Chapter 3 and 5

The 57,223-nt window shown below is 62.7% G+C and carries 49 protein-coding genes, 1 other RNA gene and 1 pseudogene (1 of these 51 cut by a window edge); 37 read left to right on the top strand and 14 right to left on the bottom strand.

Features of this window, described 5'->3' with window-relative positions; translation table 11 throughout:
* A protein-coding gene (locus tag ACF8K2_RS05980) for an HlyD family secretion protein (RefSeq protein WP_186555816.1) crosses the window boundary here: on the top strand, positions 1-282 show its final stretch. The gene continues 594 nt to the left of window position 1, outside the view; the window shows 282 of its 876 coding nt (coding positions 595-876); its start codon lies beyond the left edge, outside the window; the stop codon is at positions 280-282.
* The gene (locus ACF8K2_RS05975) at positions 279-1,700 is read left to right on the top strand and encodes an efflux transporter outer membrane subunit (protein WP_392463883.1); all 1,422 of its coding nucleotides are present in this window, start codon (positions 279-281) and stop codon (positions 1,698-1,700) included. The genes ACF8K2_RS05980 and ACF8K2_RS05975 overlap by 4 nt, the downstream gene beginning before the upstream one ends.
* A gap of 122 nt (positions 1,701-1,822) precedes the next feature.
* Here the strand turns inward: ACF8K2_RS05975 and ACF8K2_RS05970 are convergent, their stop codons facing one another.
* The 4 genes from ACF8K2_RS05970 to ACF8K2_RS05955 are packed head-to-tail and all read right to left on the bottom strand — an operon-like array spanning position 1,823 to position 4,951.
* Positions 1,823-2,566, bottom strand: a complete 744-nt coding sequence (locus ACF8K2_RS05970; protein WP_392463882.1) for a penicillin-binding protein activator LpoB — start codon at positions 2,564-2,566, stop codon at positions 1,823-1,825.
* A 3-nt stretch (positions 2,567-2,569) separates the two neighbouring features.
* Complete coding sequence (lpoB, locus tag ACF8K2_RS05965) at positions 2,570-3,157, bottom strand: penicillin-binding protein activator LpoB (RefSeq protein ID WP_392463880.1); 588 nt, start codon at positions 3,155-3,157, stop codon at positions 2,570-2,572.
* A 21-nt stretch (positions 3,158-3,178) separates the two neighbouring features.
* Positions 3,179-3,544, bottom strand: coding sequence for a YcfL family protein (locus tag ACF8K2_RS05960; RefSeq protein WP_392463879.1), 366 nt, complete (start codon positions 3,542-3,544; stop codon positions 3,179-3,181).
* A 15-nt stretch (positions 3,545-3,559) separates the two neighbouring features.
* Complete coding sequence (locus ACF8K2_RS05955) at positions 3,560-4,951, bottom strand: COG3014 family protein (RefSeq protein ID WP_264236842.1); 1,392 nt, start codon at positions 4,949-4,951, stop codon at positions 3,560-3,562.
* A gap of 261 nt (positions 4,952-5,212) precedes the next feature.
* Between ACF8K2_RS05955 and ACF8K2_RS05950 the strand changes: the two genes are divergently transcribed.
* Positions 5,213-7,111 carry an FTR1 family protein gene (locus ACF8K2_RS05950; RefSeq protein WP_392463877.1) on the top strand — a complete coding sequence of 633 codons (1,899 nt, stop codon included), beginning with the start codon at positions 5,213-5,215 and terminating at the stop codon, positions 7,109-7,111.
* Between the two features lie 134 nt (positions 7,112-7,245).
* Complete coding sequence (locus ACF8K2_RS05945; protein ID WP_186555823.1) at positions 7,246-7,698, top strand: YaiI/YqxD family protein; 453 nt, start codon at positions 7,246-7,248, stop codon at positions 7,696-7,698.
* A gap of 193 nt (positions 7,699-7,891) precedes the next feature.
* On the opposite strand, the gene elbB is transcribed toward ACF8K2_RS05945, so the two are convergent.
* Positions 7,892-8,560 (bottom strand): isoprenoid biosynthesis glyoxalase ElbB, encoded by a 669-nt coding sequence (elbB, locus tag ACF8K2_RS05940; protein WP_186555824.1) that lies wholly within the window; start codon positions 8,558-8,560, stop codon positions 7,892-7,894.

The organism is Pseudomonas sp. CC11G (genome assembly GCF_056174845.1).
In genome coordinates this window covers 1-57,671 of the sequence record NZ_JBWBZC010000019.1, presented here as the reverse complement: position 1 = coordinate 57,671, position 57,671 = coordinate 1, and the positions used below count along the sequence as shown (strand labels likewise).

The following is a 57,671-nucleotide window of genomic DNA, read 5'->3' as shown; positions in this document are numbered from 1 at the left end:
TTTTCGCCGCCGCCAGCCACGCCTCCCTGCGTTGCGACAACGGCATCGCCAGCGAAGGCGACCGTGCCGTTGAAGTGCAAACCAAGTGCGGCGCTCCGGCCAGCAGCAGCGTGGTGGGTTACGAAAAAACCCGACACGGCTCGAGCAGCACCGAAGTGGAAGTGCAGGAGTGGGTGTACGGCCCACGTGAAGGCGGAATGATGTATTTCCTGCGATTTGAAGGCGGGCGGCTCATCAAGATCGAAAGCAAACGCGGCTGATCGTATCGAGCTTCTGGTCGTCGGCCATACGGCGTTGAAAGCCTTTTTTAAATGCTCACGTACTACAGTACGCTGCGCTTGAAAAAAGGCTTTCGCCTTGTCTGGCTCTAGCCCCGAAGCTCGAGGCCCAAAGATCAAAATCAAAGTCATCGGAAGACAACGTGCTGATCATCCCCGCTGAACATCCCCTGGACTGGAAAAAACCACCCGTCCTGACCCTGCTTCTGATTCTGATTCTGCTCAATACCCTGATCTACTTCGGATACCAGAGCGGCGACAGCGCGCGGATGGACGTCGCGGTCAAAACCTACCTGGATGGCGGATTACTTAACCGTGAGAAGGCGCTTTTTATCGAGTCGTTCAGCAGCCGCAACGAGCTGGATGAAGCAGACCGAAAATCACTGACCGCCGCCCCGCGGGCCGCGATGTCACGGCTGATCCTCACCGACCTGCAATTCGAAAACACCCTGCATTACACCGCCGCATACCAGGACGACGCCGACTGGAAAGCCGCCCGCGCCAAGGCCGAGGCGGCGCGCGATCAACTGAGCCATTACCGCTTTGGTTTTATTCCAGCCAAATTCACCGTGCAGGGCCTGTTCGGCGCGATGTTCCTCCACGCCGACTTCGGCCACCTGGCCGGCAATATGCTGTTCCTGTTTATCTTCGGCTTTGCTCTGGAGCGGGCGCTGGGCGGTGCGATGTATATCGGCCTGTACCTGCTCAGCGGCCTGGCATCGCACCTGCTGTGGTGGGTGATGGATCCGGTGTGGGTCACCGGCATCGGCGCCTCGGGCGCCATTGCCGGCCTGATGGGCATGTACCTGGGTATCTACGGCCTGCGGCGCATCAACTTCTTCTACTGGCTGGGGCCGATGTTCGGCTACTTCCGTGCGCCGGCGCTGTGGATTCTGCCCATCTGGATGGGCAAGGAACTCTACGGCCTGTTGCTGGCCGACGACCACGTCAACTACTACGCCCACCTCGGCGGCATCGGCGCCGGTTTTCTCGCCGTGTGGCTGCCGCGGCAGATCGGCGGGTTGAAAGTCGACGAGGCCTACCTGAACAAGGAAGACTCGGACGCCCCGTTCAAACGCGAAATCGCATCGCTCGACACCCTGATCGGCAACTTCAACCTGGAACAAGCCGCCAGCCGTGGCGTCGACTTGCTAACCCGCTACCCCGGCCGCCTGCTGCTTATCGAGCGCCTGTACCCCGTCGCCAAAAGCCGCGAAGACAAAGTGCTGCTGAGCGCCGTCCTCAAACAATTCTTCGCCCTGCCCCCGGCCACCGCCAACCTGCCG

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In Chapter 3 the ladies of the household meet Mr. Bingley and his friend from London, Mr. Darcy, at a ball at Meryton. Mr. Darcy is quickly judged as "the proudest, most disagreeable man in the world" because of his reserve and unwillingness to dance with anyone outside of his own party. When both Darcy and Elizabeth are sitting out a dance and Bingley attempts to persuade him to dance with her, Elizabeth overhears Darcy's reply "She is tolerable; but not handsome enough to tempt me." Really this has all to do with the mix of gender, money, marrage and class. Pride and prejudice have everything to do with these ideas. In Chapter 5 they speak about general admiration for Jane's beauty and Bingley's attraction to her, and then go on to criticize Darcy's pride and his treatment of Elizabeth. Mary makes a remark about universality of pride in human nature and its differentiation from vanity. Again matters of pride and prejudice are at the heart of this.